by Lauren Niergaard
The Food and Drug Administration is considering whether to allow COVID-19 vaccination in children ages 5 to 11 using child-sized doses.
Until now, only people 12 and older could be vaccinated in the US, with shots made by Pfizer and its partner BioNTech. This has been a major disappointment for many pediatricians and parents, especially as the extra-infectious Delta variant has raged through poorly vaccinated communities – and the schools in them.
On Thursday, the companies formally applied for low-dose emergency use for children ages 5 to 11. Here’s what to expect:
Q:Why do young children need vaccines?
A:The virus usually causes more severe illness in older adults than in children. But it can sometimes be severe even in young people. According to the American Academy of Pediatrics, COVID-19 has killed at least 520 children in the US
The delta version also caused a surge in children’s infections, making it difficult to keep schools fully open and students in the classroom. A recent Kaiser Family Foundation survey found that nearly a quarter of parents with kids in the classroom this fall say they’ve already had to quarantine a child because of potential virus exposure.
Q: How early can immunizations begin for children under the age of 12?
A: The first ones under consideration are shots for children ages 5 to 11. FDA advisers are expected to publicly discuss Pfizer’s evidence on October 26, setting the stage for the agency to declare whether the shots are suitable for the roughly 28 million youth in that age group. are safe and effective.
If that happens, there’s one more step: Advisors from the Centers for Disease Control and Prevention will decide whether to actually recommend vaccinations to children. CDC makes the final call.
FDA vaccine chief Dr. Peter Marks has said the agency will make a decision “hopefully within a few weeks” after Pfizer submits its data.
Q: Will young children get the same dosage as teens and adults?
A: No. Pfizer aims to give children ages 5 to 11 one-third the dose of everyone 12 and older.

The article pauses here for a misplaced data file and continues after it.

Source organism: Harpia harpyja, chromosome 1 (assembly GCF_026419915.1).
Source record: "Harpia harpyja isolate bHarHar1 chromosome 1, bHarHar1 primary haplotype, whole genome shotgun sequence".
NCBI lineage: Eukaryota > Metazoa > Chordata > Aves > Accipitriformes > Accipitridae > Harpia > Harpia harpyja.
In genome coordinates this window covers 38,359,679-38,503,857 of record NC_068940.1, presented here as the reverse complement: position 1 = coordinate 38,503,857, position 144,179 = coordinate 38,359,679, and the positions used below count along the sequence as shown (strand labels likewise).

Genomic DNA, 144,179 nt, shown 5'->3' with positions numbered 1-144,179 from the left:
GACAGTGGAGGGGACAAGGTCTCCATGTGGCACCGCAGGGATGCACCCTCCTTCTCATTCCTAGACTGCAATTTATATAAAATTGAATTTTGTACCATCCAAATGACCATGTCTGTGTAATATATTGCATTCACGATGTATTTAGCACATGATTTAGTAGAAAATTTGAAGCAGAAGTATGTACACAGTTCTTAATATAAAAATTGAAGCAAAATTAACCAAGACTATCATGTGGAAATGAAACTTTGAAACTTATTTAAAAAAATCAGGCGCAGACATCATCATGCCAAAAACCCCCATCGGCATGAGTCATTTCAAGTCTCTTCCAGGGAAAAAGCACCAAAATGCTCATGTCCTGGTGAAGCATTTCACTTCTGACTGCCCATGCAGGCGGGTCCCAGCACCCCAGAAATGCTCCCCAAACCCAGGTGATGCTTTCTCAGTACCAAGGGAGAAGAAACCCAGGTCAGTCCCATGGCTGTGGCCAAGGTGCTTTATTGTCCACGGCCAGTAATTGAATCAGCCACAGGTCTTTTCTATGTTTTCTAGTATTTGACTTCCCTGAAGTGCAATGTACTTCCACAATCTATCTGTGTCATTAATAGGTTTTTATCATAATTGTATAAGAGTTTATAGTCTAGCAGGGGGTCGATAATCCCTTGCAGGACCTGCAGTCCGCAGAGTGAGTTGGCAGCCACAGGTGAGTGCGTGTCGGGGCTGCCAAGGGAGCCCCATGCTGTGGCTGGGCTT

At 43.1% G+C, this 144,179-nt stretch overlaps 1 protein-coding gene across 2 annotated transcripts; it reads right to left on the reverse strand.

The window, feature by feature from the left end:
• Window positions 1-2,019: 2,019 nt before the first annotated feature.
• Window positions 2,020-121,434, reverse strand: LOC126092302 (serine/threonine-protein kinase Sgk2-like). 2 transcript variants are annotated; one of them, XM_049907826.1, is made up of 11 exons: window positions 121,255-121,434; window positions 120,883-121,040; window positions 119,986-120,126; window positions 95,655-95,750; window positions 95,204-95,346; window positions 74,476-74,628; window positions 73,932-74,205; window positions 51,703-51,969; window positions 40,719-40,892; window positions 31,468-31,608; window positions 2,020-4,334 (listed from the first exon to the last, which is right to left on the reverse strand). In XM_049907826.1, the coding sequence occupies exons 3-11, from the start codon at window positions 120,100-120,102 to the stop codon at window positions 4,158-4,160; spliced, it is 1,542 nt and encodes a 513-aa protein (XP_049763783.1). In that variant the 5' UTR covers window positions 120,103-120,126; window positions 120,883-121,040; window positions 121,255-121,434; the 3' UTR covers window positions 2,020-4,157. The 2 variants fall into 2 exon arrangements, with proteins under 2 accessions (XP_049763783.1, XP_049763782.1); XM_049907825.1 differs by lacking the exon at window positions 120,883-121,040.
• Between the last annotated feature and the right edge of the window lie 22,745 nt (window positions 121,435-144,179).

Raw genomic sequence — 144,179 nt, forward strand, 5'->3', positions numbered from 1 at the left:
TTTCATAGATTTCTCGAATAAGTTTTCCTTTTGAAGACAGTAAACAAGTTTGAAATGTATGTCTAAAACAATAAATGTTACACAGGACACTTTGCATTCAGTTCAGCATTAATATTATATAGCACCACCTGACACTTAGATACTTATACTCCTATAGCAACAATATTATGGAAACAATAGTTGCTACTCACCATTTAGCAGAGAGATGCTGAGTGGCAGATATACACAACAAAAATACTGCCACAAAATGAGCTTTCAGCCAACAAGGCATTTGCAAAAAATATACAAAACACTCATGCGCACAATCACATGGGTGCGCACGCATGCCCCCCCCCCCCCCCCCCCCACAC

Q: What is the evidence that kid-sized shots work?
A: Pfizer conducted a low-dose study in 2,268 volunteers in this age group, with two-thirds given the vaccine and the rest given the dummy shot. The company says that vaccinated children aged 5 to 11 developed levels of antibodies that fight the coronavirus, which were as strong as those found in teens and young adults after regular-strength shots.
Q: Was the vaccine safe for young people?
A: Younger children experienced similar or less temporary side effects such as sore arms and pain than adolescents.
An extremely rare risk of both the Pfizer and Moderna vaccines is inflammation of the heart, usually in young men or boys. The CDC estimates that for every one million fully vaccinated boys aged 12 to 17, the shots will prevent about 5,700 COVID-19 cases, 71 hospitalizations, and two deaths, while the heart will cause no more than 69 cases of inflammation of the larynx. It’s difficult for scientific studies to detect such a rare problem, so regulators have to debate the potential for that risk with low-dose shots for young children.
Q: If it is approved, will the child-size vaccine come in a special package?
A: Yes, Pfizer plans to ship vials specifically marked for pediatric use with low doses in order to avoid mixing any dosages.
Q: What about vaccinations for children under the age of 5?
A: Stay tuned: The results of the study are expected later this year.
The Associated Press Department of Health and Science receives support from the Howard Hughes Medical Institute’s Department of Science Education. AP is solely responsible for all content.